Saturday, May 21, 2016

Steve Martin&Co.'s 'Bright Star' Is an Engaging Musical ... With a Country Inflection

Michael Pearce, Bennett Sullivan, Rob Berman and Martha McDonnell in "Bright Star." Photos by Nick Stokes.


unlikely that plain folk such as you or I would learn one of the more difficult stringed instruments just to strum it in a movie. Steve Martin, who decidedly is not ordinary people, apocryphally did just that.

Now, along with songwriter Edie Brickell, SM has created the musical
"Bright Star," currently enjoying an open run at the Cort Theatre. It is based on their Grammy-winning album (for best original American Roots Song).

"Bright Star" relies on the American country music of bluegrass to tell its tale of
love lost and regained. It's surprising how unusual it is for the American artform,
the musical, to be sung to American country tunes or danced to a Virginia reel.

An exception is "The Robber Bridegroom," in revival at Roundabout Theatre's off-Broadway space, the Laura Pels Theatre, through 29 May. It is also a Southern-inflected bluegrass musical. Further, like "Bright Star," in this latter musical based on a story by Eudora Welty, the musicians are on stage.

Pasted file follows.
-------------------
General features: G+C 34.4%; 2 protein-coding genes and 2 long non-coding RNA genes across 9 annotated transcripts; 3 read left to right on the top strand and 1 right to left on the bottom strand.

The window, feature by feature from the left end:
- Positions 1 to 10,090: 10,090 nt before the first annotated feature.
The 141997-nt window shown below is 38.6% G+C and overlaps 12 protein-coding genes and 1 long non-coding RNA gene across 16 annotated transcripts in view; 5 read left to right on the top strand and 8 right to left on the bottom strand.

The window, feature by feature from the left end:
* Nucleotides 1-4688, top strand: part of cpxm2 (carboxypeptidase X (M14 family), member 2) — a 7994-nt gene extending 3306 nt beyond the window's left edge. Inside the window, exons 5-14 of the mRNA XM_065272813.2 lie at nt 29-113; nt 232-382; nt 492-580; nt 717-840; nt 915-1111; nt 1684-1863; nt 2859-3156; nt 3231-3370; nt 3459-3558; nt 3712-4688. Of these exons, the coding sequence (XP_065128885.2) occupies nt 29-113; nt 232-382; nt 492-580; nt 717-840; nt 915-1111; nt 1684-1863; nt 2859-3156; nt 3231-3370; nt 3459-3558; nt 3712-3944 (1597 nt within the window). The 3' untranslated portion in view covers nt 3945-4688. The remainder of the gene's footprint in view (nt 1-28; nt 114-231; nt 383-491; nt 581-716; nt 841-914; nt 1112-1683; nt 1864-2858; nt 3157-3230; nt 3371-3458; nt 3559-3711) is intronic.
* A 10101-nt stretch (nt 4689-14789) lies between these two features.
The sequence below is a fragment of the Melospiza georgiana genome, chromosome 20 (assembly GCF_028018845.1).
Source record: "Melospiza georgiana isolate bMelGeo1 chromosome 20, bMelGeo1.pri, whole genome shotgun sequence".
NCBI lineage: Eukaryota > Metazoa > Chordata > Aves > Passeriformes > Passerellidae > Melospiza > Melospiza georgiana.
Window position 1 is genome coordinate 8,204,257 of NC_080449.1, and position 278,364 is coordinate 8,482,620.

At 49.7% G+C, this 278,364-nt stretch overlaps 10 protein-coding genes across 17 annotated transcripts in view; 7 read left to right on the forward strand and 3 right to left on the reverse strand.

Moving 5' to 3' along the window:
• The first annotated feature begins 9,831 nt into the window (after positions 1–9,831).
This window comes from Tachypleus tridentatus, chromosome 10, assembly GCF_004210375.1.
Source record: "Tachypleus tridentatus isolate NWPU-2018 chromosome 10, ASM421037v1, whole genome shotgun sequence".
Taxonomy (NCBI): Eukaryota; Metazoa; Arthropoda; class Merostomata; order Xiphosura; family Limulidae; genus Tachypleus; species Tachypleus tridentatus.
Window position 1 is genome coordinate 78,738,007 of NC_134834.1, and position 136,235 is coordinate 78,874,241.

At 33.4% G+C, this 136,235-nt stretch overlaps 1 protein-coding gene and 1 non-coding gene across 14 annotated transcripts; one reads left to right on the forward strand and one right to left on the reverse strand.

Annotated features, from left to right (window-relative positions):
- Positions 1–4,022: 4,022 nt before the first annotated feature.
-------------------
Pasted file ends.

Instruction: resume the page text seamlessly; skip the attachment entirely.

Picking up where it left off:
Eugene Lee's scenic design brings the country style to the cabin
that is the centerpiece of the staging in "Bright Star." Period costuming, with timeframes ranging from 1945 to 1946 and 22 years earlier, is flawlessly realized by Jane Greenwood.

The poignant and romantic tale, directed by Walter Bobbie, is as disarming and charming as its protagonist, Alice Murphy (Carmen Cusack in a Tony-nominated role in her Broadway debut). Alice is the sophisticated, witty and astute editor of a big city Southern literary journal. Her roots are in a small North Carolina townlet.

On her road to success, she has not only left behind the backwater in which she was
born, but also her heart. The love she misses and recalls is for Jimmy Ray Dobbs (Paul Alexander Nolan). In flashbacks, "Bright Star" reveals just how young and foolish these two once were.